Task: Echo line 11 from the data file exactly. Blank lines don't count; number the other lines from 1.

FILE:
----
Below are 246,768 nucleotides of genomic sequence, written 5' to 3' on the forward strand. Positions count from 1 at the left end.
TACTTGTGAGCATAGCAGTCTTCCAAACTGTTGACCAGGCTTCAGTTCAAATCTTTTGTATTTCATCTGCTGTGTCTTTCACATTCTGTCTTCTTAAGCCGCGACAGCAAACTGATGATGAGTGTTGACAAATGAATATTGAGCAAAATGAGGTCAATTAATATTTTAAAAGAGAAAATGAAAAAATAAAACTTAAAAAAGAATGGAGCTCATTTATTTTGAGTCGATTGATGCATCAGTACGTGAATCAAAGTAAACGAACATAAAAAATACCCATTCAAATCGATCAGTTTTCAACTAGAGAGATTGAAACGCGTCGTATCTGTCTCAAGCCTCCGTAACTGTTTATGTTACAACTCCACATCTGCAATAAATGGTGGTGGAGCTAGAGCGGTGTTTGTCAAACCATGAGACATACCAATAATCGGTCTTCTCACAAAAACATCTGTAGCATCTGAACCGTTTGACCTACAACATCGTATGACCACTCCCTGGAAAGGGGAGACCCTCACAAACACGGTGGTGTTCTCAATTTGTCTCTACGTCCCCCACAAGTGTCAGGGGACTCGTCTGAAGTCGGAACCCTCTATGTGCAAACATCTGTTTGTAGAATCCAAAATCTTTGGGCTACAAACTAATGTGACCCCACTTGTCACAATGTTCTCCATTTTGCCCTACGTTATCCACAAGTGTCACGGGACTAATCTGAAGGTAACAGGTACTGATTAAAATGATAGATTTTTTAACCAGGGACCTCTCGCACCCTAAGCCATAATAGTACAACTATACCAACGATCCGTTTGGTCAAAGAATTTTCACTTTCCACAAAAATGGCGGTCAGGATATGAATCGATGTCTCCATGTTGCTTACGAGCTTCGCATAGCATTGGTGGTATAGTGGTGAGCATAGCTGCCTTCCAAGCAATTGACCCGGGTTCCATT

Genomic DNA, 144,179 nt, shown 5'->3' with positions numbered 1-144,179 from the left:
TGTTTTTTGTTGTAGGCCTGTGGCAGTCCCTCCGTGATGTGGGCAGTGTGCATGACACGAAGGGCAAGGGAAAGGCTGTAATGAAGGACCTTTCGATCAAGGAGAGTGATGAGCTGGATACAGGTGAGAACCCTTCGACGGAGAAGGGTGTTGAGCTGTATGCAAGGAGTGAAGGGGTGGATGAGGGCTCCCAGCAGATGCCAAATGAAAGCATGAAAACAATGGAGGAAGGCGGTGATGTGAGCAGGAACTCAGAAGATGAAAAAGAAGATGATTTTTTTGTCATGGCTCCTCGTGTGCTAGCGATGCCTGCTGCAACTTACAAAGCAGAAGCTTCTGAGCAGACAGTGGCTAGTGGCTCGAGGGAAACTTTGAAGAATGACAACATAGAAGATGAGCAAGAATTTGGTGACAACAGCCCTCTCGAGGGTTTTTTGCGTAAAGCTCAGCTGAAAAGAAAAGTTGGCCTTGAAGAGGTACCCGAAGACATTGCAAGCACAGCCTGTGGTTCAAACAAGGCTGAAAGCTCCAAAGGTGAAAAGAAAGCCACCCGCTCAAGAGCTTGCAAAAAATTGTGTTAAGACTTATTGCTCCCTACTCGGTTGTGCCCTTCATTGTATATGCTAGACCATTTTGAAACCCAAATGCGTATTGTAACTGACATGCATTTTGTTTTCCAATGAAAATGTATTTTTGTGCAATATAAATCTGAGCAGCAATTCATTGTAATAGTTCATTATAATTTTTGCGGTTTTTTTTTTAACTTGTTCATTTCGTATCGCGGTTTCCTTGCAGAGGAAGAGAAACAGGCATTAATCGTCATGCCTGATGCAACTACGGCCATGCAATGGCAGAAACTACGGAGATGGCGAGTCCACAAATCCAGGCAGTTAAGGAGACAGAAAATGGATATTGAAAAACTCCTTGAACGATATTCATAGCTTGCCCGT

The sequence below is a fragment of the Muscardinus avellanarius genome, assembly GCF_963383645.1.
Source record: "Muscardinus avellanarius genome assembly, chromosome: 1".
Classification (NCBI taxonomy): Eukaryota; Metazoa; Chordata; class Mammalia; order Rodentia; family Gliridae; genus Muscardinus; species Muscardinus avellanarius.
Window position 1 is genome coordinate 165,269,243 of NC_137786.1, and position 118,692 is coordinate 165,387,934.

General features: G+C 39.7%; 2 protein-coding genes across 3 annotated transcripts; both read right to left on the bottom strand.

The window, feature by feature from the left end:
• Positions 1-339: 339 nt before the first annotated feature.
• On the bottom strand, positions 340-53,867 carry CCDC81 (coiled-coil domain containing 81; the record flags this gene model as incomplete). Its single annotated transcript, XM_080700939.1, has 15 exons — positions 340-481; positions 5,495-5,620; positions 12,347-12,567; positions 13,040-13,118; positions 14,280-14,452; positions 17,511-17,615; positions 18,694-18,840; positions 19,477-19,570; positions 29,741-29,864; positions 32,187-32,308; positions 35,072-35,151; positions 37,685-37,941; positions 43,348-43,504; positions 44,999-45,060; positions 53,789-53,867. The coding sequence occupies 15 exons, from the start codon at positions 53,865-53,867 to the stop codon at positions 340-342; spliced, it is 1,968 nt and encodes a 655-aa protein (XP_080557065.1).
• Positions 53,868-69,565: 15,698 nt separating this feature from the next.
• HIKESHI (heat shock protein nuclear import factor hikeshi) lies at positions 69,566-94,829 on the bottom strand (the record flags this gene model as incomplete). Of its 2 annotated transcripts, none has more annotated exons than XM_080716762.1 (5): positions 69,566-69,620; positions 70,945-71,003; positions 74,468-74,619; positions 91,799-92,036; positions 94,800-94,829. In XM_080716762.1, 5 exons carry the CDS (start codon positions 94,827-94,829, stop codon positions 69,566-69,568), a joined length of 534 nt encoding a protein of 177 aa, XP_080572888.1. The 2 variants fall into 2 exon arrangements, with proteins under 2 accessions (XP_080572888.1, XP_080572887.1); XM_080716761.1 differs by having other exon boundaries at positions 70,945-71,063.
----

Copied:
• Positions 1-339: 339 nt before the first annotated feature.